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Publication numberUS20080183671 A1
Publication typeApplication
Application numberUS 11/627,536
Publication dateJul 31, 2008
Filing dateJan 26, 2007
Priority dateJan 26, 2007
Also published asCN101231650A, CN101231650B, EP1950671A1, EP1950671B1, US7680779
Publication number11627536, 627536, US 2008/0183671 A1, US 2008/183671 A1, US 20080183671 A1, US 20080183671A1, US 2008183671 A1, US 2008183671A1, US-A1-20080183671, US-A1-2008183671, US2008/0183671A1, US2008/183671A1, US20080183671 A1, US20080183671A1, US2008183671 A1, US2008183671A1
InventorsLeonardo Weiss F Chaves
Original AssigneeSap Ag
Export CitationBiBTeX, EndNote, RefMan
External Links: USPTO, USPTO Assignment, Espacenet
Managing Queries in a Distributed Database System
US 20080183671 A1
Abstract
Queries in a distributed database system are received at computer devices participating in the database system. A determination is made as to which of the respective, participating computer devices has data relevant to the query. Information about the computer devices(s) which has or have the relevant data is communicated to the participating computer devices. Such information is used to determine, at each of the respective participating computer devices, a benefit value for at least one of the participating computer devices. A determination is made as to which the participating computer devices will process the query by comparing the benefit values for the participating computer devices.
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Claims(18)
1. A method of managing queries in a distributed database system, the method comprising:
receiving a query at computer devices participating in the database system;
determining which of the respective, participating computer devices has data relevant to the query;
communicating to the participating computer devices information about the computer devices which have the relevant data;
using the information communicated to determine, at each of the respective participating computer devices, a respective benefit value for at least one of the participating computers; and
determine which of the participating computer devices will process the query by comparing the benefit values.
2. The method of claim 1, further including communicating the benefit values of each of the participating computer devices among all of the participating computer devices.
3. The method of claim 1, wherein the determination of which of the participating computer devices will process the query is made at run-time.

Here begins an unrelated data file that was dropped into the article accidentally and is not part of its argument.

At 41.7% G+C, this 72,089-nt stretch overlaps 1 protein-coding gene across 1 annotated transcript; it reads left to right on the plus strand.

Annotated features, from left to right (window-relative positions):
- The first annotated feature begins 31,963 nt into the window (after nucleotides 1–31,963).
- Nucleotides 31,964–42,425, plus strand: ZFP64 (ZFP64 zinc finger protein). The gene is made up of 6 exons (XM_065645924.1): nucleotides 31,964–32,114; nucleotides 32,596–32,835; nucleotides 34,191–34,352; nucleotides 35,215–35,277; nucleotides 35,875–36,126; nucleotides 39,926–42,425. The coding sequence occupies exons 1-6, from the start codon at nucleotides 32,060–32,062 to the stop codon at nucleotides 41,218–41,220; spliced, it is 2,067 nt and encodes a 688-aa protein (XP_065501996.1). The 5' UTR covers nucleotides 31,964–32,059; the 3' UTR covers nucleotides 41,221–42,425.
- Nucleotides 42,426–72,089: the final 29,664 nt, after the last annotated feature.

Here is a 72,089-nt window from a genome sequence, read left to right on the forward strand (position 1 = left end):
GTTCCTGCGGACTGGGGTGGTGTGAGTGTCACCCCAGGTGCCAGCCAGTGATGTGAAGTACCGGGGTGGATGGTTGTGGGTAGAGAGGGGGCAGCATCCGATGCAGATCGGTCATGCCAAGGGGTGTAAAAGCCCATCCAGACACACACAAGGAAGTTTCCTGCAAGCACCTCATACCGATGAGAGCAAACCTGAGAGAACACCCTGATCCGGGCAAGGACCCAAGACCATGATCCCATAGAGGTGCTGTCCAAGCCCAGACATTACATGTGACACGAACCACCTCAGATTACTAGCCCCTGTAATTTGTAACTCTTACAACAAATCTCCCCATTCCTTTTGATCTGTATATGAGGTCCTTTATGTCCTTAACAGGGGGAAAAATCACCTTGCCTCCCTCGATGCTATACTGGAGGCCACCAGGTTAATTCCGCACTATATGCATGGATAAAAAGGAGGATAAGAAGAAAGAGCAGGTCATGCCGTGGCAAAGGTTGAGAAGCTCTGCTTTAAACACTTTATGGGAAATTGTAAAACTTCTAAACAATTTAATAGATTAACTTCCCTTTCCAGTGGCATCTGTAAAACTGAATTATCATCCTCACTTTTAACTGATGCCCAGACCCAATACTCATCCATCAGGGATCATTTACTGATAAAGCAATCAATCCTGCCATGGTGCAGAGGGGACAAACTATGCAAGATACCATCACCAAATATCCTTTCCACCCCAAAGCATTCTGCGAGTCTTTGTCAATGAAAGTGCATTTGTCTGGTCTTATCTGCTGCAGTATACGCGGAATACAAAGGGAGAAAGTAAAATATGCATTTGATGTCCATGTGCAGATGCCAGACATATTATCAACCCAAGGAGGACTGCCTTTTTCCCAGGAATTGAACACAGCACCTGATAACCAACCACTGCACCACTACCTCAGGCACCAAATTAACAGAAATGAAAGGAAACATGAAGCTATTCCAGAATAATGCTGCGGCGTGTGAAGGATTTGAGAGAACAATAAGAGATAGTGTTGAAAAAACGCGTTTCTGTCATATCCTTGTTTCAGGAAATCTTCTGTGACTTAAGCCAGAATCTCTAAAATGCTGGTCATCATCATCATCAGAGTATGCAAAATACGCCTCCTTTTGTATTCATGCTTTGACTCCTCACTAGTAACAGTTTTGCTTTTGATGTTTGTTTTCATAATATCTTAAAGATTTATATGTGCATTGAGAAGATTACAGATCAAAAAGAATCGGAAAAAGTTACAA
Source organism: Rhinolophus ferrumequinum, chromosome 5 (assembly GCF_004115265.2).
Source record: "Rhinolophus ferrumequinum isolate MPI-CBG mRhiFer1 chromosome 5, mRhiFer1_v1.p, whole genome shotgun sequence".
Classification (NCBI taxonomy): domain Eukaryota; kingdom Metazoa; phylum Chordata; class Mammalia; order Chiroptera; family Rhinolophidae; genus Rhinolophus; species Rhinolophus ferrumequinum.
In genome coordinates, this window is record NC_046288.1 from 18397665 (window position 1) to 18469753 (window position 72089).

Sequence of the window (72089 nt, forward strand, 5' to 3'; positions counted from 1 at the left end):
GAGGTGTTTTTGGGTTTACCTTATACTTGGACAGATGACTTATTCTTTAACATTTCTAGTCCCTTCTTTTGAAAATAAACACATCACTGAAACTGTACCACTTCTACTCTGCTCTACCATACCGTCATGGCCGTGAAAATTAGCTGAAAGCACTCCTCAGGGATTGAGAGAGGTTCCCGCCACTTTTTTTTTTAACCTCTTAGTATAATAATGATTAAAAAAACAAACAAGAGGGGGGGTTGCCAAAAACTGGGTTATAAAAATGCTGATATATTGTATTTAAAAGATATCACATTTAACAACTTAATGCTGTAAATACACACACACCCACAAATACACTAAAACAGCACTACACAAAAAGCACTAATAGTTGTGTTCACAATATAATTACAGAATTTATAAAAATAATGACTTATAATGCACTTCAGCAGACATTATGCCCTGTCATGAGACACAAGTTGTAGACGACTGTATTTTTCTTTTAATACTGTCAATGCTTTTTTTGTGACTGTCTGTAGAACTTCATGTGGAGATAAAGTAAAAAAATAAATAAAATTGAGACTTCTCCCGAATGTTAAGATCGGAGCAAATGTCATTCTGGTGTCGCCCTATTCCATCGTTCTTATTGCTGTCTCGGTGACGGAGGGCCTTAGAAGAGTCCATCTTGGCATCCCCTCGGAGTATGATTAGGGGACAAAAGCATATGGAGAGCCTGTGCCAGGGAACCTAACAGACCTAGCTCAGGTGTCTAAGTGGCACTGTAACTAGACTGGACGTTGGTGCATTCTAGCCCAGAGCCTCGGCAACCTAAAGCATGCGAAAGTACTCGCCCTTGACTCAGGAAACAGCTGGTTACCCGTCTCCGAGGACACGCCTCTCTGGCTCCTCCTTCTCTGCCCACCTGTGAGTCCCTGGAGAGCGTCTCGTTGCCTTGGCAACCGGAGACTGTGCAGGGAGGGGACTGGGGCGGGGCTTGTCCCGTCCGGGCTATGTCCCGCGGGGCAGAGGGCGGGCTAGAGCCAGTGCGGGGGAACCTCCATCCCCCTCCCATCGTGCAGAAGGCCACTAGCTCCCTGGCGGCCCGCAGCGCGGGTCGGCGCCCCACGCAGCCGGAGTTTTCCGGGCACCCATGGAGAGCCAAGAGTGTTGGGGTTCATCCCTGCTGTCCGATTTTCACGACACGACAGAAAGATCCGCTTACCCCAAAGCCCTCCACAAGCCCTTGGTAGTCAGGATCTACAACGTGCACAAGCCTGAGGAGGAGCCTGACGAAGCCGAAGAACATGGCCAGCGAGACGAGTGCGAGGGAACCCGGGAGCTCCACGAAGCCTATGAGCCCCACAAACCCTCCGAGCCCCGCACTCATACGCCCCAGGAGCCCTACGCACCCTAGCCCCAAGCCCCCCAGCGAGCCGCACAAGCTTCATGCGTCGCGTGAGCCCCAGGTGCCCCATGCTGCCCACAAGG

4. The method of claim 1, wherein the database system comprises an active database system, and wherein receiving the query comprises receiving multiple active queries over time, and wherein the determination of which of the participating computer devices will process the queries is made for each of the queries prior to execution.
5. The method of claim 1, wherein determining which of the participating computer devices has data relevant to the query includes running at least one sub-query based on the query.
6. The method of claim 1, wherein the database system comprises a hierarchy of participating computer devices, the participating computer devices including multiple RFID readers, multiple store servers, and at least one data center, and wherein determining which of the respective, participating computer devices has data relevant to the query includes the RFID readers accessing data structures at the RFID reader related to RFID-tagged items.
7. The method of claim 1, further comprising issuing the query to the database system and broadcasting it over a network to at least some of the participating computer devices.
8. The method of claim 1, wherein the query comprises a trigger, and further comprising generating an alert in response to conditions of the trigger being met.
9. A computer-implemented information system, comprising:
a database accessible to a user of the system and configured to process queries related to data in the database;
multiple, networked computer devices participating in the database;
an information distribution subsystem configured to determine which of the respective, participating computer devices has data relevant to a query received by the system and communicate to the participating computer devices information about the computer devices having the relevant data;
an optimization engine configured to determine which of the participating computer devices should process the query received by the system, wherein the optimization engine includes routines for determining parameters useful in assessing suitably of the participating computer devices to process the query, such routines being executed at run time.
10. The system of claim 9, wherein the optimization engine is configured to run at corresponding ones of the computer devices, and wherein each of the participating computer devices is capable of determining benefit values for all of the participating computer devices.
11. The system of claim 9, wherein the parameters used by the routines of the optimization engine include at least one parameter selected from the group consisting of initialization time, network usage, memory usage, the amount of time needed to save the data to a hard-drive, and the amount of time needed to read from the hard-drive.
12. The system of claim 9, further comprising a query master configured to process the query received by the system in connection with the run time associated with the query, the query master selected from the participating computer devices based on benefit values calculated at each of the participating computers.